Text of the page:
Let me get the tough part out of the way ... Less than three weeks ago, I predicted that the Arizona Diamondbacks would win the National League West title in 2003.
Immediately after that prediction was made public, I received a few messages from fans of the San Francisco Giants, the gist of which were, "You're an idiot! Giants rule, dude!" (Or at least that's how I care to remember them. It's a lot easier to deal with critics if you assume they're all blowhards without an ounce of objectivity when it comes to their favorite teams.)
As it turns out, the Giants really do rule. You've probably heard that the Yankees' 11-2 start is the best in their history. And I know you've heard that the Royals' 11-1 start is the best in their history. What you might not have heard (I haven't) is that the Giants' 13-1 start is their best since the franchise moved to San Francisco in 1958. And since 1901 -- as far back as I can find -- only one other Giants team has opened 13-1; in 1918, John McGraw's New Yorkers also won 13 of their first 14.
That's a real oddity, by the way, for three teams in one season to get off to such great starts. It doesn't mean anything. It's just one of those statistical anomalies that keeps anomaly-lovers like you and me coming back for me.
What it does mean, though, is that the Diamondbacks probably aren't going to win another division title.
Let me repeat that, in the interest of getting you D-Backs fans really worked up ... the Diamondbacks probably aren't going to win another division title.
Yes, I'm violating Rule No. 1 of April Baseball Analysis: "Nothin' means anything."
But the Diamondbacks are, at this moment, 10 games behind the Giants.
That's a lot of games, even in the middle of April.
On the other hand, teams make up four- or five-game June and July deficits all the time. So what's so scary about a 10-game April deficit?
It's scary because the 10-game deficit might well be related to quality rather than luck. Most teams that start the season 13-1 are very good (or even great), and most teams that start the season 3-11 are pretty lousy.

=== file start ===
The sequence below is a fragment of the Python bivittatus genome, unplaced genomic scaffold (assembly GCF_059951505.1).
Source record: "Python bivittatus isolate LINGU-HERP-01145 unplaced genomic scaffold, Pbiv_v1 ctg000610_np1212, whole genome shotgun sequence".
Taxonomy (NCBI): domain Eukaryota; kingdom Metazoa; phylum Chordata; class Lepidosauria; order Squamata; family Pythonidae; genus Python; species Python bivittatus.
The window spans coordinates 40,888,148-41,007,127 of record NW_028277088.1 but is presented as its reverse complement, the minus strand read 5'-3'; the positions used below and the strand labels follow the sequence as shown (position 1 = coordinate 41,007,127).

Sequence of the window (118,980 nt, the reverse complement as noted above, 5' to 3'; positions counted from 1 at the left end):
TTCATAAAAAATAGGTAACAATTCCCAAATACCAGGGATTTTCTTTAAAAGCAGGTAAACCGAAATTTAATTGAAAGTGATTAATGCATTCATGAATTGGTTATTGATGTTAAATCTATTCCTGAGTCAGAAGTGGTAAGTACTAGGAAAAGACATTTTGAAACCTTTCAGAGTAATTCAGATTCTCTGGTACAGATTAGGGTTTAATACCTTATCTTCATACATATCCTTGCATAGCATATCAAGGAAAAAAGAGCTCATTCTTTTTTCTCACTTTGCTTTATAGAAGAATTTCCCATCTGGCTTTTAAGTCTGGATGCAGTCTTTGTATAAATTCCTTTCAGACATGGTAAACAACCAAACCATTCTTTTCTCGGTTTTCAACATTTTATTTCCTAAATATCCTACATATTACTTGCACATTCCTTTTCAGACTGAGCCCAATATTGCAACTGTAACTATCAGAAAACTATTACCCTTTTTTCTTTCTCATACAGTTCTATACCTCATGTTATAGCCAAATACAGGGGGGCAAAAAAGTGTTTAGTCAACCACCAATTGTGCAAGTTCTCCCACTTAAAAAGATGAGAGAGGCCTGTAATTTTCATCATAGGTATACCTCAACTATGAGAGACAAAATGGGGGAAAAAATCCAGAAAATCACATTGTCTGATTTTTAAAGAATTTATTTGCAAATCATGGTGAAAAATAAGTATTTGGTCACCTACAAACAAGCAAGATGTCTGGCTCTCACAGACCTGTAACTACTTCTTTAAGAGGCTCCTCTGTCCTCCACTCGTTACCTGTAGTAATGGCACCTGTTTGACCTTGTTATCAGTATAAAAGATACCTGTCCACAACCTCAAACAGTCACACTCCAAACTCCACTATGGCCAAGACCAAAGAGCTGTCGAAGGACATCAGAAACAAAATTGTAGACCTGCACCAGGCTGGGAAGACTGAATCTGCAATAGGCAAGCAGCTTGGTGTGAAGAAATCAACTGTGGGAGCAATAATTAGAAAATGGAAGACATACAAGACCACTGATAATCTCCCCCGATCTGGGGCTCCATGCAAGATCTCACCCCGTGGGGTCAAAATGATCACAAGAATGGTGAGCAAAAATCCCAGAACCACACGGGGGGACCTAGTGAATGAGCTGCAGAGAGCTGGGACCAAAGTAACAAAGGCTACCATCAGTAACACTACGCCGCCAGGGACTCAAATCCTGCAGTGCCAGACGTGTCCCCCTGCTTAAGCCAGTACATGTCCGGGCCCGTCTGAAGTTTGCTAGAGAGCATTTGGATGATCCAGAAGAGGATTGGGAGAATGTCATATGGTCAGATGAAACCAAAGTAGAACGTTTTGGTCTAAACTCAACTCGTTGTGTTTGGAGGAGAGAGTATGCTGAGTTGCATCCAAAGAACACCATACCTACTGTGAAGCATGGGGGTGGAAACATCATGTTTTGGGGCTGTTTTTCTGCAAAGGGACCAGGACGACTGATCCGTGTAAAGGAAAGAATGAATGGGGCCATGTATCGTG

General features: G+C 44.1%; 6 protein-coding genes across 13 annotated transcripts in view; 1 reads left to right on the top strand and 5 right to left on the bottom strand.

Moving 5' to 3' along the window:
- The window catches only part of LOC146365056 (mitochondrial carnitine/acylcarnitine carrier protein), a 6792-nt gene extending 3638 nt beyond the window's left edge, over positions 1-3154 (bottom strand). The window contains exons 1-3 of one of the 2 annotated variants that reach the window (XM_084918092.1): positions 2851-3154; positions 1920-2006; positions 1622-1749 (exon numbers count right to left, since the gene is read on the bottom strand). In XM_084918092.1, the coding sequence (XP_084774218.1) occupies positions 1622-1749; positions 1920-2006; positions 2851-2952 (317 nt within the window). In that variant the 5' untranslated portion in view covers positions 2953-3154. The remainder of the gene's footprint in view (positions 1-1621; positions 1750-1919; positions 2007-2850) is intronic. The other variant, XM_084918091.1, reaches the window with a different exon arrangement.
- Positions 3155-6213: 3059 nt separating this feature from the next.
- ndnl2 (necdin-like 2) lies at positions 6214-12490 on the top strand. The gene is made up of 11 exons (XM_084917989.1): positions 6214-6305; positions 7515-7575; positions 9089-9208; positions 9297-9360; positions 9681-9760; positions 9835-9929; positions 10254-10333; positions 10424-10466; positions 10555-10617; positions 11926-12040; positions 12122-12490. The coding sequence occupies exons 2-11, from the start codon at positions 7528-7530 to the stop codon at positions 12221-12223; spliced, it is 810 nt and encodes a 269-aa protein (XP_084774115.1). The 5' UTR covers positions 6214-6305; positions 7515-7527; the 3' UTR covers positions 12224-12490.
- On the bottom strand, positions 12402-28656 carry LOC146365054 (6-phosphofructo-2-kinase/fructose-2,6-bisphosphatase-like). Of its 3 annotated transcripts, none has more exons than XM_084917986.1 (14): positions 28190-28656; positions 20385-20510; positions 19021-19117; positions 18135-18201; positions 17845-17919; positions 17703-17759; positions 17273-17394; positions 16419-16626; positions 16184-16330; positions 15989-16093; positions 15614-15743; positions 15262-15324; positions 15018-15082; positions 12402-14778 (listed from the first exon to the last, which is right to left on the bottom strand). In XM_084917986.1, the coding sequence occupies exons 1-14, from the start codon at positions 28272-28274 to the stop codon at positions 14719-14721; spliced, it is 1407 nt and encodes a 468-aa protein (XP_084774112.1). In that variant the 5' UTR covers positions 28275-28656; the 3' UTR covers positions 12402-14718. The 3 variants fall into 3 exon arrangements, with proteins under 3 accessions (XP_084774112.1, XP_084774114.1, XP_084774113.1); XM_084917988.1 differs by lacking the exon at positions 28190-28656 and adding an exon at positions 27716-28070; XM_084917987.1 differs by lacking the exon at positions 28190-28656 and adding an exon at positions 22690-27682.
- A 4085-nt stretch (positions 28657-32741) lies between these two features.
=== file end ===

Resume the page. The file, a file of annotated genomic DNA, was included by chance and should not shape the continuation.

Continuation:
One can, of course, get in trouble by drawing conclusions in April regarding the standings in September. In 2002, the Athletics were 10 games out of first place as late as May 31, and all they did was storm back to win 103 games and finish four lengths ahead of the second-place Angels. And it's examples like this that everybody likes to remember.
But using the 2002 A's to buttress hopes for the 2003 Diamondbacks is wishful thinking, because 1) not many teams have done what the A's did, and 2) A's GM Billy Beane is a master at improving his team in the middle of the season. It may turn out that D-Backs GM Joe Garagiola, Jr. is also a master, but for now we have to guess that he's not.
For hope, the Diamondbacks might hearken back one more year, to 2001. That spring, the A's were 10 games behind the Mariners on April 25 ... and they fell farther and farther behind, because of course the M's seemed to win just about every game that season. But just as they did last year, in 2001 the A's overcame a slow start and wound up winning more than 100 games. In this case, 102 games, which was plenty for the AL's wild card.
And for the Diamondbacks, the wild card is where the action remains. The Phillies are going to run away and hide in the East, ditto for the Giants in the West. But otherwise, none of the projected contenders have played particularly well. The Dodgers are only two games ahead of the Diamondbacks, the Cardinals and Astros are both 7-6, and the Braves are two games under the .500 mark. So if Randy Johnson starts pitching like Randy Johnson, Arizona's still got a shot.
Speaking of the Phillies, have you noticed that they're just crushing the ball? The Phils have scored 94 runs, tops in the majors, and that's without benefit of the DH. Since I've already admitted that probably I missed the boat on the Diamondbacks (and to a slightly lesser degree, the Giants), let me balance the scales with something I wrote last December ...
There's certainly no guarantee that the Phillies will lead the league in runs next season ... but at this particular moment, they do look like the best candidates.
And this after a season in which the Phillies had finished eighth in the Naitonal League, with 710 runs. Why did I think they'd do so much better? Two reasons. One, they added Jim Thome and subtracted Travis Lee. And two, they were unlucky with runners on base.
So for the Phillies, the key today is exactly what it was the day after Thome signed on the dotted line: pitching. Because the Phils are going to score a million runs. If they can just keep the other team from scoring 900,000, they're going to win a million games.
Senior writer Rob Neyer, whose Big Book of Baseball Lineups will be published in April by Fireside, appears here regularly during the season. His e-mail address is firstname.lastname@example.org.